The linen canvases are shaped to resemble large three-pointed folded flags, painted in saccharine pink, and flecked with textured circles that reveal the entirety of the image when standing at a distance. These portraits are an amalgamation of previous works of flags from his 2011 New York exhibition, BUILT TOUGH and Young’s “Jesus” paintings (Focus On The Four Dots In The Middle Of The Painting For Thirty Seconds, Close Your Eyes And Tilt Your Head Back). But these works are a departure from the male-centric iconography of these previous works, as well as a major shift into celebrity psyche and pathology.

By placing infamous Court TV hotties along side troubled Hollywood starlets, Young has managed to collapse what constitutes an “actress” – those who choose to perform for a living and those who must perform to save their lives. In the most extreme case, the portrait of Casey Anthony called 30 Days, the mother of a missing 2-year-old, poses for a snapshot as she dances at a party, seemingly carefree. In another portrait of Heidi Montag in a bikini, a snapshot taken soon after undergoing 10 plastic surgeries in one day. The halftoning effect Young implements, evokes mass media and over-saturation, which has become the vernacular in which we absorb these images. This blurring of real and constructed, only existing in the realm of performance, speculation and judgment, implicates the viewer in its consumption, since our observation of these celebrities will always be mediated.

Young will also be participating in the MoCA organized Rebel show, on view from May 15-June 23 on Highland Avenue in West Hollywood.

Aaron Young was born in 1972 in San Francisco California. He graduated from the San Francisco Art Institute in 2001, and received his Masters of Fine Art from Yale University in 2004. His work has since been exhibited internationally at Macro (Museo di Arte Contemporanea) in Rome, Italy; Teatro di Marcello, in Rome, Italy; as well as performances in Moscow, Naples and New York City. His work has been included in the “Greater New York,” MoMA/PS1 Contemporary Art Center, Long Island City; “Uncertain States of America” Astrup Fearnley Museum of Art, Oslo (traveled to Bard’s Center for Curatorial Studies, Annandale-on-Hudson, NY, and Serpentine Gallery, London); The 2006 Whitney Biennial “Day for Night”, the Whitney Museum of American Art, New York and The 2nd Moscow Biennial for Contemporary Art, Moscow; The Andy Warhol Museum in Pittsburg, PA. His work is in the collection of the Museum of Modern Art, New York, Astrup Fearnley Museum for Modern Kunst and the Jumex Collection. He lives and works in New York City.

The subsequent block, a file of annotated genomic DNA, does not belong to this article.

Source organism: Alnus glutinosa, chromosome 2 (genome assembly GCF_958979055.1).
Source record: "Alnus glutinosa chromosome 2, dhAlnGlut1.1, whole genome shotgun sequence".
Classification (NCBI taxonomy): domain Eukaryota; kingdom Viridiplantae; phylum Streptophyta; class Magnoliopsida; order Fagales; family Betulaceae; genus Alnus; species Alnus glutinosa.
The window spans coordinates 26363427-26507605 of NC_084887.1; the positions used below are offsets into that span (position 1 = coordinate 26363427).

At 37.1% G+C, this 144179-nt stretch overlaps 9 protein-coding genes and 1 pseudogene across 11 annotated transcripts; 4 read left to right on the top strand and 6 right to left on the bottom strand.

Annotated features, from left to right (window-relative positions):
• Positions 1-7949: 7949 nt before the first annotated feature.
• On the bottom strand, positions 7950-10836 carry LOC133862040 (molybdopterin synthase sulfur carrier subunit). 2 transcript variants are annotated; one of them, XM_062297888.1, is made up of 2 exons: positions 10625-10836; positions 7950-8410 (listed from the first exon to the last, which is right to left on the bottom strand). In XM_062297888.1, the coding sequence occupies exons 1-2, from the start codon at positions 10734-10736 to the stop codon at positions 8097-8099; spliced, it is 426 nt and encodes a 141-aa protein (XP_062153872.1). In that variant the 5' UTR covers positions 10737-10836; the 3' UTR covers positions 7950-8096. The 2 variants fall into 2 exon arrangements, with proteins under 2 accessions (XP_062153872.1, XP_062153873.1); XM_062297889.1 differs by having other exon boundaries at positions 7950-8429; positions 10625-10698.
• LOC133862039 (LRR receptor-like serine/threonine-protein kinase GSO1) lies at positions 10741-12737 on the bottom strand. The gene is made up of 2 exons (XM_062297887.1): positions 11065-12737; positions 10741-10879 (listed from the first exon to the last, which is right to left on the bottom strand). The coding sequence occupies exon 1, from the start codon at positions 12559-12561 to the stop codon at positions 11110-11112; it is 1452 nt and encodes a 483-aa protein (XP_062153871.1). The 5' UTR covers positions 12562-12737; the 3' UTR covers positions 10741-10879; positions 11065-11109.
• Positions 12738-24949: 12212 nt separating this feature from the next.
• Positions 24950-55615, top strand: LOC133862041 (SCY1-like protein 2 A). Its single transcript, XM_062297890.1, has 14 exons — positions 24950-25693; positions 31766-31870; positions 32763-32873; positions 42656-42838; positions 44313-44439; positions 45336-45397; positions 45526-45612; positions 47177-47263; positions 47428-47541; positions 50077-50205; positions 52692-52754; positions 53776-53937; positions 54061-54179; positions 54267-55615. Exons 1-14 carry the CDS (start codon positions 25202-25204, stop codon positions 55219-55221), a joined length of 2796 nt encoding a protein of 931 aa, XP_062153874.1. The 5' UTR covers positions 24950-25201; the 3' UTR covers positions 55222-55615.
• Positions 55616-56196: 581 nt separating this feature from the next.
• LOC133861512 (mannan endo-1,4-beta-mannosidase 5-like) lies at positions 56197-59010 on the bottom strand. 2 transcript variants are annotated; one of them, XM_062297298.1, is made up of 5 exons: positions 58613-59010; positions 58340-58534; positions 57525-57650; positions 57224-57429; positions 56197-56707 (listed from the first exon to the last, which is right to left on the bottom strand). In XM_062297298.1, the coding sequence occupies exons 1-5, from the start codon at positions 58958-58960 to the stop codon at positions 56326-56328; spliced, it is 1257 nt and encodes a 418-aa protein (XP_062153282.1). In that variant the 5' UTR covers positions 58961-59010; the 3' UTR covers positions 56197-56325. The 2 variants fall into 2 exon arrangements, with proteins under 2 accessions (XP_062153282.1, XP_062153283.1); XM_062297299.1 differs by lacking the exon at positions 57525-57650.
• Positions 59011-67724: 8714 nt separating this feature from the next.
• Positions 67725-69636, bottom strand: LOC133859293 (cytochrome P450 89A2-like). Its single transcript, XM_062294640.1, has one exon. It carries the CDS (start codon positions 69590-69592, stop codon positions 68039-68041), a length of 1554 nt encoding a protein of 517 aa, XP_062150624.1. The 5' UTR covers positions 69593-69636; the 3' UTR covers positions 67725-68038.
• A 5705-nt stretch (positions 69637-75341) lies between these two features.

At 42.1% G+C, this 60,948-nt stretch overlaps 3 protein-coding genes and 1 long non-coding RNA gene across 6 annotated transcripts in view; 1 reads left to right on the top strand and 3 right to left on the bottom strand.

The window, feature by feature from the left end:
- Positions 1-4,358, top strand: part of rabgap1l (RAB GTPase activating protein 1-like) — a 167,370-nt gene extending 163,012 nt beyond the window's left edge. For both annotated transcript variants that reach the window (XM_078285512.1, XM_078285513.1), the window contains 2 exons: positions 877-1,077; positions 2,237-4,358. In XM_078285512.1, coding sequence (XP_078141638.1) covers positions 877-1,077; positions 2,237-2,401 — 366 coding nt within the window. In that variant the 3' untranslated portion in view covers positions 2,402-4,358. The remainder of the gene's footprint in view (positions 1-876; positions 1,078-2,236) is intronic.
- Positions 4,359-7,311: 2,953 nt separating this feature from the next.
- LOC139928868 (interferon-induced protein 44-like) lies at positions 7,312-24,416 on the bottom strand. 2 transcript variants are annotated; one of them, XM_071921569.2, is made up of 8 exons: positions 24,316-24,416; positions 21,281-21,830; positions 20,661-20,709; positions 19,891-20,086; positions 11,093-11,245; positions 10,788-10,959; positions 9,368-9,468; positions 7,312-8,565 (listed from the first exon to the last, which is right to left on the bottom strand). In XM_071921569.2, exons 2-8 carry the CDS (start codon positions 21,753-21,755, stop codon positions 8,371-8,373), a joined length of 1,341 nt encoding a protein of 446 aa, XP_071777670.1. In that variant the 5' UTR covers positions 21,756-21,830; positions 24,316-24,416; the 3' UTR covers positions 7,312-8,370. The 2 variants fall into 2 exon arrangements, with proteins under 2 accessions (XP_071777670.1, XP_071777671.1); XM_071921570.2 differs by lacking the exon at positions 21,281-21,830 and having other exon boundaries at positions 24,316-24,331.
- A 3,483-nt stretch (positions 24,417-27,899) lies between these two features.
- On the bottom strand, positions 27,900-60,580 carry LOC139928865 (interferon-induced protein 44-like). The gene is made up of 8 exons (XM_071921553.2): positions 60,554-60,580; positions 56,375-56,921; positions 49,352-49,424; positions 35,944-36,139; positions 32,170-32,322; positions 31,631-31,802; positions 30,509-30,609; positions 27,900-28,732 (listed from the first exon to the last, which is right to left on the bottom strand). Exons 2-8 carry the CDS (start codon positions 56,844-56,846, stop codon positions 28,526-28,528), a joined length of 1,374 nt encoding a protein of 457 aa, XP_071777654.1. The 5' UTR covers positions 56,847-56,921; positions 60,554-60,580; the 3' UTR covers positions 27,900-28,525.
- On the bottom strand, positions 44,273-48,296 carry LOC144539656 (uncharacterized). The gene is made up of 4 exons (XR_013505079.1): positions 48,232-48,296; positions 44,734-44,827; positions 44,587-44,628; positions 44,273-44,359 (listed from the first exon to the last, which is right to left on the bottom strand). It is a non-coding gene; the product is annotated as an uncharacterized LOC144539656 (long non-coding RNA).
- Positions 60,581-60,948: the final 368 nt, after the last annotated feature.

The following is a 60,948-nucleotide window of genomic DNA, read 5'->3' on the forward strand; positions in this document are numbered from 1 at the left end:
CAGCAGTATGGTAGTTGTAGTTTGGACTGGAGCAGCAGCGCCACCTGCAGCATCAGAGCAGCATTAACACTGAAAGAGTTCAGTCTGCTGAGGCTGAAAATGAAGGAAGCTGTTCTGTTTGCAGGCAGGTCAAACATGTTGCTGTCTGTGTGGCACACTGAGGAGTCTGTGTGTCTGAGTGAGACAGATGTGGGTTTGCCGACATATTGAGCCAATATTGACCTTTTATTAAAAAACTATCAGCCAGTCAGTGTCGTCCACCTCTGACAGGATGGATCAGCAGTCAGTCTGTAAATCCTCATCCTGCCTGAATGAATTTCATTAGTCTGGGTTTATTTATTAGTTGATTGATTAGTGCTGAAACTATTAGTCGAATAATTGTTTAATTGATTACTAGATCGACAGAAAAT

For more information, high-resolution images please contact Anat Ebgi, Director, or call 213-290-0122.

Last Laugh Curated by Summer Guthery September 15 – October 27, 2012

Lucas Blalock
Paul Branca
Devon Costello
Harald Thys and Jos de Gruyter
Sanya Kantarovsky
David Robbins

Last Laugh. A joke is all about the timing.
Carol Burnett described comedy as Tragedy plus Time.
Simon Critchley traced humor out to the tune of melancholia with dark results.

They turned it into an equation, middle larded with silence.
I am interested in comic timing and gestures stretched out like taffy. a flabby, bulbous pause.

William Carlos Williams called it the variable foot.
Victor Borge called this simply the extended beat.
Mary Douglas thought the joke played on form, bringing together disparate elements as a way to reveal anew.
Henri Bergson thought that humor was the mechanical encrusted on something living – slowly pulling it down and a laugh was horror at this incongruity – a last ditch effort to distance ourself.
Bertolt Brecht thought you had not yet heard the bad news.

Over-theorizing humor threatens to squash what it can do and a nice long gulp of air may help. I am interested in how stopping just short and stretching out the delay can be a strategy for a visual artist. The group of works in Last Laugh are not exactly funny, except in the most awkward sense. The works you see in the room do a lot of things, one of which is to get at that ‘wait, wait’ via gestures, theatrical tropes and a bit of dry camp.